About

The New York Birds

 

Welcome to New York Birds’ Parrot Advice. We emphasize compassion for, attunement to and awareness of our companion birds; we know they may be tame but that they are also undomesticated creatures, ill-adapted for life in a human home. With this understanding, New York Birds seeks to educate regarding avian well being. We are dedicated to providing the most accurate and thorough advice regarding avian care. We emphasize the importance of light, flight, diet and companionship – and the necessity of creating the most compatible and healthy bird environment possible. New Yorks Birds is pleased to announce that Dr. Ann Bourke (Northeast Bird Clinic) and Dr. Jodie Santore, both excellent veterinarians specializing in avian care, will serve as consultants for this website and message board.

Beatriz Cazeneuve
beatriz@newyorkbirds.net

Born in Uruguay, South America, Beatriz moved to United States at seventeen years of age. Beatriz has had birds all her life. As a child, she used to hand raise Quakers with her grandmother, only to release them later, and has raised song canaries for many years. Beatriz brought home her first rescue parrot 15 years ago from a friend of a friend who did not want the bird any longer (Pretty Bird, a female Red Lored Amazon, now 24 years old and still living with her). Today, Beatriz runs a small rescue where birds are cage-free and fully flighted, residing in a bird room especially built for them. She does not believe in clipping under any circumstances and does not believe in caging unless it’s for their own protection. She does not believe in keeping birds as ‘pets’ and does not believe in breeding species for which humans cannot provide adequate care or for species that are over-populated. Does not believe that companion animals should be sold or bought. Beatriz also volunteers at a strictly no-kill local dog and cat rescue and presents workshops to children about undomesticated parrots unsuitability as pets, as well as to adults on feather plucking and mutilation and canary care. She has a degree in Business Management and International Banking and worked in New York City’s financial sector for many years.

Linda Brink
linda@newyorkbirds.net

Linda is the president of Sunnyskies, a not-for-profit business and avian/animal sanctuary, and has worked in parrot and animal rescue for almost 20 years. Her birds are housed in a 3 room wing attached to her home, built specifically for that purpose. At Sunnyskies, Linda has established a place where unwanted parrots will come to stay for life: Many of the birds have been with her for 10-15 years. Sunnyskies does not adopt out, but Linda will, occasionally, take a bird or birds that are bound for another home, as an assist to other parrot rescue organizations. As Linda states, “Everything I know of parrots, I’ve learned from parrots; the medical stuff, I’ve learned from avian vets and research.” She firmly believes every life is precious and worth saving, and therefore does not endorse euthanasia as a solution but only as a last resort for a dying bird or animal in pain.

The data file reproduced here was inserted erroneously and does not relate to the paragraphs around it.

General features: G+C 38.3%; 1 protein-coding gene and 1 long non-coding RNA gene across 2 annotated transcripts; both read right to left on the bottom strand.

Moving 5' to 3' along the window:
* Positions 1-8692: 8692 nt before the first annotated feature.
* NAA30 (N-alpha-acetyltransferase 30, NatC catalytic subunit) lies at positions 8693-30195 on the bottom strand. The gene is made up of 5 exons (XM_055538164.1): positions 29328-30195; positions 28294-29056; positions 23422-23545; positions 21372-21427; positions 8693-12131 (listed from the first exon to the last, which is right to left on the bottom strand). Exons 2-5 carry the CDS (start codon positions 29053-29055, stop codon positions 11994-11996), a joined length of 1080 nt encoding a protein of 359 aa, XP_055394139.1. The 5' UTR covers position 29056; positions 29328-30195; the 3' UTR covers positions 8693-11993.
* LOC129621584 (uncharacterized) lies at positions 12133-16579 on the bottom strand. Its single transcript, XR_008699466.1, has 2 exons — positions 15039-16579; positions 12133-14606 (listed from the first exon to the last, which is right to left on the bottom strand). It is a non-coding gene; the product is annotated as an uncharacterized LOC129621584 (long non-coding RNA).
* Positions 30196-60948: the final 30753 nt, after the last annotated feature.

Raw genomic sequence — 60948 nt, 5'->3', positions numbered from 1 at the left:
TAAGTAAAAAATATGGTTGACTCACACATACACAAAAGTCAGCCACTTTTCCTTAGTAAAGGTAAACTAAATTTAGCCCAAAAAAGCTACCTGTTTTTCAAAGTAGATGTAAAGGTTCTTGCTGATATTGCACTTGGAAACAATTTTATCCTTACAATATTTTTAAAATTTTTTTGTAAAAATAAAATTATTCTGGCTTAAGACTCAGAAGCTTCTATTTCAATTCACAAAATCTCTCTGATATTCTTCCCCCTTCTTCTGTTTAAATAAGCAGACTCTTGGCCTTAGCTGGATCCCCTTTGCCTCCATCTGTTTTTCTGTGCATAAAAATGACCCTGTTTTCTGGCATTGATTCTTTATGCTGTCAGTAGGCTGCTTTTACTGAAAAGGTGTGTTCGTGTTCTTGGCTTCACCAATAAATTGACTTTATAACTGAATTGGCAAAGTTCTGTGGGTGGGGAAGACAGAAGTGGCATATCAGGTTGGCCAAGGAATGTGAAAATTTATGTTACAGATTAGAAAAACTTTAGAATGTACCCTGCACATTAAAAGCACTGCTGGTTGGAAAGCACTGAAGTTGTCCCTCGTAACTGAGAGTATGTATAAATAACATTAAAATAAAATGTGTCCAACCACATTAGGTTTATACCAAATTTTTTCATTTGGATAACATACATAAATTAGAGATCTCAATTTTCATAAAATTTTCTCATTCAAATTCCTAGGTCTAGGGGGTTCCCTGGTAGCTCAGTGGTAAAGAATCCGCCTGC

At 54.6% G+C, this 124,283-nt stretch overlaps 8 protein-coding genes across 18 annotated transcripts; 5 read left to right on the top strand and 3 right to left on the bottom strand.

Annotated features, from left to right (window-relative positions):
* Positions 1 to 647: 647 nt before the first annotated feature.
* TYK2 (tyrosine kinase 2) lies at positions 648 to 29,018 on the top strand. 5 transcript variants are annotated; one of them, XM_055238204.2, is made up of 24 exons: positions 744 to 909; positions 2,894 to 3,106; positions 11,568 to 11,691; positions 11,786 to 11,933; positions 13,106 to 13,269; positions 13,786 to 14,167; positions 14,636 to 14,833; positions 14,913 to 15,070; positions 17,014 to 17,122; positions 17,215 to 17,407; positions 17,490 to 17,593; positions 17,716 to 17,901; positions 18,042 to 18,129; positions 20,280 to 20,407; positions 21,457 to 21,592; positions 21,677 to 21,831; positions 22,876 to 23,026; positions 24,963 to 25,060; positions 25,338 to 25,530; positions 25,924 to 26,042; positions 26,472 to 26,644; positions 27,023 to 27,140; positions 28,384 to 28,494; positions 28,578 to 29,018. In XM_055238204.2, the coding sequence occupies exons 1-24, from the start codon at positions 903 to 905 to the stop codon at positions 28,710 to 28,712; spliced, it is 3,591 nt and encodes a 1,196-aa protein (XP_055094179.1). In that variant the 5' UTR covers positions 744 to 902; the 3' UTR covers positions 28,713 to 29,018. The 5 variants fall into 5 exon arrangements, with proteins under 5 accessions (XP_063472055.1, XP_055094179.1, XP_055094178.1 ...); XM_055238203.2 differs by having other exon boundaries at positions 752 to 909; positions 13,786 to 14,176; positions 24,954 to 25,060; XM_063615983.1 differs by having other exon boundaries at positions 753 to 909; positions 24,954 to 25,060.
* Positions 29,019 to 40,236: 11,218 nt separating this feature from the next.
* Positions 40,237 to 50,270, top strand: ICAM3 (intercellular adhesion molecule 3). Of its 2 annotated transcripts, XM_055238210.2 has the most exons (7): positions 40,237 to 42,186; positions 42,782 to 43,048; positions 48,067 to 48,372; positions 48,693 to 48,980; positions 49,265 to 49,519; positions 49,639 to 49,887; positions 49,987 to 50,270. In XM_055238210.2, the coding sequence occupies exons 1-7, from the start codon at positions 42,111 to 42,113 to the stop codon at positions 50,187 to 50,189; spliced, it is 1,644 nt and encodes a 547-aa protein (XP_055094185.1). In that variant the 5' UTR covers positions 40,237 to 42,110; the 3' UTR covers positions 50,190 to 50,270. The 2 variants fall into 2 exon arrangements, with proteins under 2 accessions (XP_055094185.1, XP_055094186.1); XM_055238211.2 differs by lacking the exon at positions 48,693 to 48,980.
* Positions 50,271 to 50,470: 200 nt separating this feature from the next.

Linda works extensively in rescue in her area of Warwick, New York and beyond, and collaborates her services with a number of other rescues. She has been involved for years with The Oasis Sanctuary in Arizona, and more recently with Best Friends for Pets Alive in New York. Linda brings great knowledge and thoughtfulness to the issues surrounding avian care and welfare, and is nuanced and broad minded in her approach.

Randi Hoffmann
randi@newyorkbirds.net

Randi, a writer and film director from New York, lives with 8 people, 3 dogs, 3 macaws and a cockatoo.  Both Beatriz and Linda are an inspiration and wellspring of knowledge to Randi in her imperfect quest to create the best possible life for her avian companions.  Randi is president and creative director of Sweet Marie Productions, a multi- media company, which is currently producing a film about the interface between parrots and people.  This relationship brings intelligent, emotional and undomesticated beings that evolved to fly long distances, forage for food and live together in flocks, into the homes of various human beings often ill equipped to deal with their complex needs. Randi sometimes gets the strange feeling that living with parrots is like living with intelligent, alien beings from another planet.

advice: ask@newyorkbirds.net